“Making the Classroom Work for Your Student: How to Build a Better IEP or 504 Plan for Your Child” [Video Replay and Podcast #227]
Access the video replay, listen to the podcast episode (#227) and download the slide presentation for this ADHD Experts webinar originally broadcast on August 21, 2018.
Whether your child has a 504 Plan or an IEP, the key to an effective plan is to really understand your child’s profile of strengths and challenges and then to build an IEP or 504 Plan with specific interventions to address his breakdown points, while enabling him to access content and to demonstrate his knowledge.
It is also important to keep in mind that both the 504 Plan and IEP need to provide FAPE – a free, appropriate, public education, which can include a wide array of services, supports, and modifications. These can include special education instruction; modified curriculum; related services such as speech and language therapy, occupational therapy, counseling, and physical therapy; and accommodations on exams, just for examples.
Parents need to identify what is working – and what is not – in the classroom and work with the IEP Team (and 504 Team, if your district allows parental participation) to craft thoughtful, proven strategies to allow access to content and ways to demonstrate what their child knows, while working to improve areas of challenge.
In this webinar, you will learn:
- Why it is not sufficient for a plan to address a student’s area of difficulty
- Why “extended time” is not the solution to many attention problems
- Specific strategies and interventions to help with common challenges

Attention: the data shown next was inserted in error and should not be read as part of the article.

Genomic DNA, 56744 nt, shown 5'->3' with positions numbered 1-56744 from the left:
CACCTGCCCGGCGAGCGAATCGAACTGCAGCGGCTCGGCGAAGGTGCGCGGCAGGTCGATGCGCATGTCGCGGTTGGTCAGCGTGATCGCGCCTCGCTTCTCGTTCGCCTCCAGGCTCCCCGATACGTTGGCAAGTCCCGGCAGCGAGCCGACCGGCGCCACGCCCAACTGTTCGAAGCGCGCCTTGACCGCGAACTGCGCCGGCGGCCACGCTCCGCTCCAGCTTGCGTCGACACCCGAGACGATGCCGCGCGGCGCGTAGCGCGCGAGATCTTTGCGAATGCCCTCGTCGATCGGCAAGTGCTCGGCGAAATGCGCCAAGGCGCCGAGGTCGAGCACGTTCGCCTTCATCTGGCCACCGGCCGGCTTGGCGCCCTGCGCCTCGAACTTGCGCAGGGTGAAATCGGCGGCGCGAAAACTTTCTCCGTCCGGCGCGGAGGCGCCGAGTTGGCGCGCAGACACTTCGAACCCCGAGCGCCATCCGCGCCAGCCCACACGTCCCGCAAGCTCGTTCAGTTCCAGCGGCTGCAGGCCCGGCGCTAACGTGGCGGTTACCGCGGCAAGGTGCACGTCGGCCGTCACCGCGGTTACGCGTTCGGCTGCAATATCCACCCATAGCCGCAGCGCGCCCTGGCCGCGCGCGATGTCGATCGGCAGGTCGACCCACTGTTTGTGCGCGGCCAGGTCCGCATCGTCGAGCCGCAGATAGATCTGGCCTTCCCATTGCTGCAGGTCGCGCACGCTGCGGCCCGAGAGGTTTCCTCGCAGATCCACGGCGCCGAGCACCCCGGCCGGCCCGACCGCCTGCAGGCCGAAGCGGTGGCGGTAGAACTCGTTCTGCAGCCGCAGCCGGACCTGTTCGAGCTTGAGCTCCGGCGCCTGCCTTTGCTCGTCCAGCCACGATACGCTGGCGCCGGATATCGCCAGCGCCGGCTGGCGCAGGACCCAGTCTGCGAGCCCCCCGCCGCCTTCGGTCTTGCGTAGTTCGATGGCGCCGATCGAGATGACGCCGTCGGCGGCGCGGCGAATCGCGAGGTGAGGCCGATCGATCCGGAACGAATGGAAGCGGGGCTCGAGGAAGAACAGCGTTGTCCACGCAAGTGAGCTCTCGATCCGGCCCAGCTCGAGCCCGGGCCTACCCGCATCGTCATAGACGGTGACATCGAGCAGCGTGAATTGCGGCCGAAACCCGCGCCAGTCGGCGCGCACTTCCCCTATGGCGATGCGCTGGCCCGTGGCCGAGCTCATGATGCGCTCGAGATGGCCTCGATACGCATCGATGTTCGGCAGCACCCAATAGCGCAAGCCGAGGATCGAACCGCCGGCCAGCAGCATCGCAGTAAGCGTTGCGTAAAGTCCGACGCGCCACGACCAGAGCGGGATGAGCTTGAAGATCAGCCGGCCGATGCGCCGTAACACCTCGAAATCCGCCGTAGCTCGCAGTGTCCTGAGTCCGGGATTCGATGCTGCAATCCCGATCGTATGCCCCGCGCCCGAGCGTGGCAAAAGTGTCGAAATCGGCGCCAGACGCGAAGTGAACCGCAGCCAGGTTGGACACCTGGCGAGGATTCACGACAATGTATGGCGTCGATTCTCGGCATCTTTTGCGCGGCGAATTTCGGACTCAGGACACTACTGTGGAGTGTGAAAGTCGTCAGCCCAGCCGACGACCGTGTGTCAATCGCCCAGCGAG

- The role of related services
- How to use an evaluation to get your school to agree to an effective IEP/504
- What can you do if things aren’t working
More on IEPs at School
- Transitioning to College: A Four-Year Road Map for Students and Parents
- An IEP vs. a 504 Plan: What’s What?
- Cooking Up an IEP
- Free Download: How Do I Create an IEP for My Child?
Meet the Expert Speakers:
Susan Yellin, Esq., is the Director of Advocacy and Transition Services at The Yellin Center for Mind, Brain, and Education. She is an author of the book Life After High School: A Guide for Students with Disabilities and Their Families (Jessica Kingsley Publishers) (#CommissionsEarned).
Dr. Paul B. Yellin, is the Director of The Yellin Center for Mind, Brain, and Education in New York City. Dr. Yellin has dedicated his entire career to improving the well-being and development of young people. Dr. Yellin is an Associate Professor of Pediatrics at New York University School of Medicine, Department of Pediatrics, where he serves as a member of the faculty of the program in Developmental-Behavioral Pediatrics.
#CommissionsEarned As an Amazon Associate, ADDitude earns a commission from qualifying purchases made by ADDitude readers on the affiliate links we share. However, all products linked in the ADDitude Store have been independently selected by our editors and/or recommended by our readers. Prices are accurate and items in stock as of time of publication.
“Love these, thank you. Especially when we can learn from professionals how to navigate and advocate for our ADHD student.”
“Thank you!! This provided to be extremely timely for me and will help me navigate my school who is not so forthright with help.”
“This was one of the more insightful webinars I’ve attended. Information is timely and on target.”
“Excellent learning opportunity for parents trying to support their child with a learning disability in school. I really appreciate this information. Extremely helpful.”
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